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Editorial: Resist the urge to ‘do something’


No offense,  Matthew West , but sometimes the worst thing we can do is “something.”

West is a contemporary Christian artist whose hits include “My Own Little World” and “Hello, My Name Is.” 

After meeting a young woman serving orphans in Uganda, he penned the song “Do Something.”  


Well, I just couldn’t bear the thought of people living in poverty, children sold into slavery. The thought disgusted me. So I shook my fist at heaven, said, “God, why don’t you do something?” He said, “I did. I created you.” 

Amen! So what should we do? 

The lyrics don’t include many suggestions. (Granted, it’s asking a lot of a four-minute song to tackle the complex issues of extreme poverty and human trafficking.) 
Instead, West focuses on his desire to make a difference: I don’t want a flame, I want a fire. I wanna be the one who stands up and says, “I’m gonna do something.” 

The repetition of “I” concerns us. “I”-fueled desire drives us to help in ways that don’t help — fighting poverty by creating dependence on American dollars, assisting in disaster relief only until the TV cameras move on, healing the sick while neglecting their spiritual poverty and need for Christ. 

SPECIAL REPORT: Faith fighting human trafficking

Former modern-day slave shares her story

Christians battle human trafficking in the U.S. 

11 girls from Churches of Christ among the abducted

In Africa, in America, ‘bring back our girls’

We must give smart aid to those in need. Speak to the leaders of ministries with experience in developing nations. Work alongside disaster relief organizations toward long-term recovery strategies. We recommend books such as “Toxic Charity: How Churches and Charities Hurt Those They Help, And How to Reverse It” by Robert Lupton and “ When Helping Hurts: How to Alleviate Poverty Without Hurting the Poor … and Yourself” by Steve Corbett and Brian Fikkert.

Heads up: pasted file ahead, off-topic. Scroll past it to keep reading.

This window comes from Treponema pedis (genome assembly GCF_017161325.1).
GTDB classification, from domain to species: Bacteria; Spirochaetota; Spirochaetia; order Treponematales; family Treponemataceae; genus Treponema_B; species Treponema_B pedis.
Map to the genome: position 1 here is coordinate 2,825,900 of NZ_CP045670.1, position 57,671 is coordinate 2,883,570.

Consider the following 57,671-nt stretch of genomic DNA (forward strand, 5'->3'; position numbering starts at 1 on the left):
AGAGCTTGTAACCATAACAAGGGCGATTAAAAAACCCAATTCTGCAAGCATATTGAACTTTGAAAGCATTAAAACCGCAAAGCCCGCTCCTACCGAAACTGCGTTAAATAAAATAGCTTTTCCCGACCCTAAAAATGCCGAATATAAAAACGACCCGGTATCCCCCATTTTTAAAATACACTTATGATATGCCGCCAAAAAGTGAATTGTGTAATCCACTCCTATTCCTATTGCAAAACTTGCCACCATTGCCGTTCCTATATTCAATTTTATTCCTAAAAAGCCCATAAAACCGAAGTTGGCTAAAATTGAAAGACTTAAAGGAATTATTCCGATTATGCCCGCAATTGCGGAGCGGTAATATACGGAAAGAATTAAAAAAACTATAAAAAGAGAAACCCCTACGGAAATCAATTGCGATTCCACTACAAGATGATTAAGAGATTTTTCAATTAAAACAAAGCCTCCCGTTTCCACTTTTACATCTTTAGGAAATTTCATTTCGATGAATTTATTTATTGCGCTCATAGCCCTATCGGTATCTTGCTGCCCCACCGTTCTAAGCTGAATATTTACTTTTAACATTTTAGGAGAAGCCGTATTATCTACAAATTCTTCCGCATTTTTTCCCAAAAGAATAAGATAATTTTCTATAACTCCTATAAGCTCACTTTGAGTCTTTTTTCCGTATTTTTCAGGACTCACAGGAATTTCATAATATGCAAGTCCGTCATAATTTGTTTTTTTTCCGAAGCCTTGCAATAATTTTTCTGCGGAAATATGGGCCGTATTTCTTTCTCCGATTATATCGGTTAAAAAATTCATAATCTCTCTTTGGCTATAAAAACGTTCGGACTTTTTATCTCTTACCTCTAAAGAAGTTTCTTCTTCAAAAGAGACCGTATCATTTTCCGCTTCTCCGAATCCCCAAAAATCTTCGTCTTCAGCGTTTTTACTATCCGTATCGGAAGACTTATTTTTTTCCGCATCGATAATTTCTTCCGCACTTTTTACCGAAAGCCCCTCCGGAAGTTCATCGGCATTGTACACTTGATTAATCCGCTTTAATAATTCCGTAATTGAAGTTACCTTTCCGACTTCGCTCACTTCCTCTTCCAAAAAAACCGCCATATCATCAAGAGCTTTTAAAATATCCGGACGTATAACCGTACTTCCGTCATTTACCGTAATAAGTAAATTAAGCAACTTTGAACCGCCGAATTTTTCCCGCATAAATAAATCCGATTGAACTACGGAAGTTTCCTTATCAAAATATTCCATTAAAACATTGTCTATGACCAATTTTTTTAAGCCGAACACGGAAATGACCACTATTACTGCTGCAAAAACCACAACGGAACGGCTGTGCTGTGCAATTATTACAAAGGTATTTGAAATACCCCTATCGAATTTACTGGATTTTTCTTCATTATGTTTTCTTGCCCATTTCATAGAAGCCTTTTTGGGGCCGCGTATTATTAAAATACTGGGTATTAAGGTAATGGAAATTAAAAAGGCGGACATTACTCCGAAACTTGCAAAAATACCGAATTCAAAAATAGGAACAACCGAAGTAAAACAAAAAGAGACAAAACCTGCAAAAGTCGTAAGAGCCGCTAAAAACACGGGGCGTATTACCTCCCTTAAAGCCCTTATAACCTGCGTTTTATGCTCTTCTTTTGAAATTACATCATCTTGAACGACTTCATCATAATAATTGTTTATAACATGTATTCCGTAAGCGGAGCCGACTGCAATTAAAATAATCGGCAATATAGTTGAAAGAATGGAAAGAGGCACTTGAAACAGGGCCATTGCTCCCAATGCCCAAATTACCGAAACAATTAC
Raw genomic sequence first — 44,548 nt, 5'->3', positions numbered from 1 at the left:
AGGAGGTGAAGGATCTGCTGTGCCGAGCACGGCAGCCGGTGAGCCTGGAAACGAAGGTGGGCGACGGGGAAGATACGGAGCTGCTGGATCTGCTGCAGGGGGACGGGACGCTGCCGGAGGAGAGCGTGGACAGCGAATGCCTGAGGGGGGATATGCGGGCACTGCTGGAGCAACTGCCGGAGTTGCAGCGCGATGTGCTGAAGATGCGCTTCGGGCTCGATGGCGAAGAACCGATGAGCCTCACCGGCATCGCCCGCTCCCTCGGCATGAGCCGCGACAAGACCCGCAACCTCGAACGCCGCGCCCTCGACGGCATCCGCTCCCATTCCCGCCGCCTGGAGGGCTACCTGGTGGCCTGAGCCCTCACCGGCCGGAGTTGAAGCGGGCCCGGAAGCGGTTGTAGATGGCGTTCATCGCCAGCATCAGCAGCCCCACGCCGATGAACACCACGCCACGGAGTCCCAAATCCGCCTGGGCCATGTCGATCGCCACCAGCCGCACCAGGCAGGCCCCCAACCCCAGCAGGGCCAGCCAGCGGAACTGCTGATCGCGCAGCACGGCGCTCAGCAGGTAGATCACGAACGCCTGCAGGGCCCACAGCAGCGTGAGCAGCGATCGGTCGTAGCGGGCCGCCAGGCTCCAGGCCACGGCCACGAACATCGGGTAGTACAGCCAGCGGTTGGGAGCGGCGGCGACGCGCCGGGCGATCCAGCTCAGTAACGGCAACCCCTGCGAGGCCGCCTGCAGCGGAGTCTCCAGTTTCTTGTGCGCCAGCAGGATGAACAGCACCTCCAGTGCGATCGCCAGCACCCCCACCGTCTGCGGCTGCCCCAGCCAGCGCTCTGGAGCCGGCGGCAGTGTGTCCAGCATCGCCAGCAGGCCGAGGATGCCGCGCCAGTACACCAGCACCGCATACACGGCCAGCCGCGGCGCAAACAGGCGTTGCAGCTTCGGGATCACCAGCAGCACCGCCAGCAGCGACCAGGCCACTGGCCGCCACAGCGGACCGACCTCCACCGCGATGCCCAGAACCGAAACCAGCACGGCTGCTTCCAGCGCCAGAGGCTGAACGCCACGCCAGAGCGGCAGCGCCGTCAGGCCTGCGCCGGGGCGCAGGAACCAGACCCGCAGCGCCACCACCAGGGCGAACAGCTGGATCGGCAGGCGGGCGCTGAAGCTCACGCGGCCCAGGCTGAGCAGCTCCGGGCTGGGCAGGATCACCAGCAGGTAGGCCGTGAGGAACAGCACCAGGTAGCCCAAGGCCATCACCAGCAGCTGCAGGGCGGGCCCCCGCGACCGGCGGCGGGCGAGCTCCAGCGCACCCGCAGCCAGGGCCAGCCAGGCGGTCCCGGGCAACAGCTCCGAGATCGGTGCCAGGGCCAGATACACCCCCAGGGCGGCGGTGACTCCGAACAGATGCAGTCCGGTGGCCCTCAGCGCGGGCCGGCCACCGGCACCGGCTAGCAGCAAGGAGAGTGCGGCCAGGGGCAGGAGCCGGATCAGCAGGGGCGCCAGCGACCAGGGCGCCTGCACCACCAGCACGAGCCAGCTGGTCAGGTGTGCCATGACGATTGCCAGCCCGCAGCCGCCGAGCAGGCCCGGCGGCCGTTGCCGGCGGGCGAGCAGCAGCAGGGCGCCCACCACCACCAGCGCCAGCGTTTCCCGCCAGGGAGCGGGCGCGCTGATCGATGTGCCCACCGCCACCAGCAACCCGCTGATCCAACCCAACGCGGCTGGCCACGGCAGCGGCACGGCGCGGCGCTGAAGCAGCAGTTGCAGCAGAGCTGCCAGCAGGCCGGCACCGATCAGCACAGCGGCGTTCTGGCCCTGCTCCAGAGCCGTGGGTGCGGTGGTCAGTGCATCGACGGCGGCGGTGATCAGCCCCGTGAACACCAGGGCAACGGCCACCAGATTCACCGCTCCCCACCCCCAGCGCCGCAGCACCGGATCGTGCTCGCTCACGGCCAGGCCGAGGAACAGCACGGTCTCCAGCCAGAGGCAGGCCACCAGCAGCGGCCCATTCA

The latter two authors ask us to reconsider the meaning of poverty, which stems from the broken relationship between man and God. Each of us suffers from a form of poverty, and only through Christ can we find healing — for ourselves and the world.

As followers of Jesus, we must use our God-given abilities to formulate faith-based, prayer-driven, sustainable solutions for the plagues of our planet. 
Seeking and saving the lost in a sick, dying world requires us to do so much more than “something.”
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Editor’s note: We are extremely thankful for the responses we’ve received to this piece so far. Clearly, Matthew West’s song has inspired many of you to “do something” that is meaningful, thoughtful and helpful, shining Christ’s light into the darkness. 

I would be honored if you would follow the links to the rest of the pieces in our package on the faithful fight against human trafficking. There you’ll find stories of people who are committed to doing something that helps — making a difference and seeking justice for the oppressed. 

I think human rights advocate Salem Afangideh says it best in our piece on the #BringBackOurGirls movement. “Thank you for caring … Now, go find ways to actually and practically fight against injustice.”

Erik Tryggestad, The Christian Chronicle
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• In Africa, in America, ‘bring back our girls’

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•  From modern-day slave to slave for Christ

Church members battle human trafficking in the U.S.

Filed under: Editorial Headlines - Secondary

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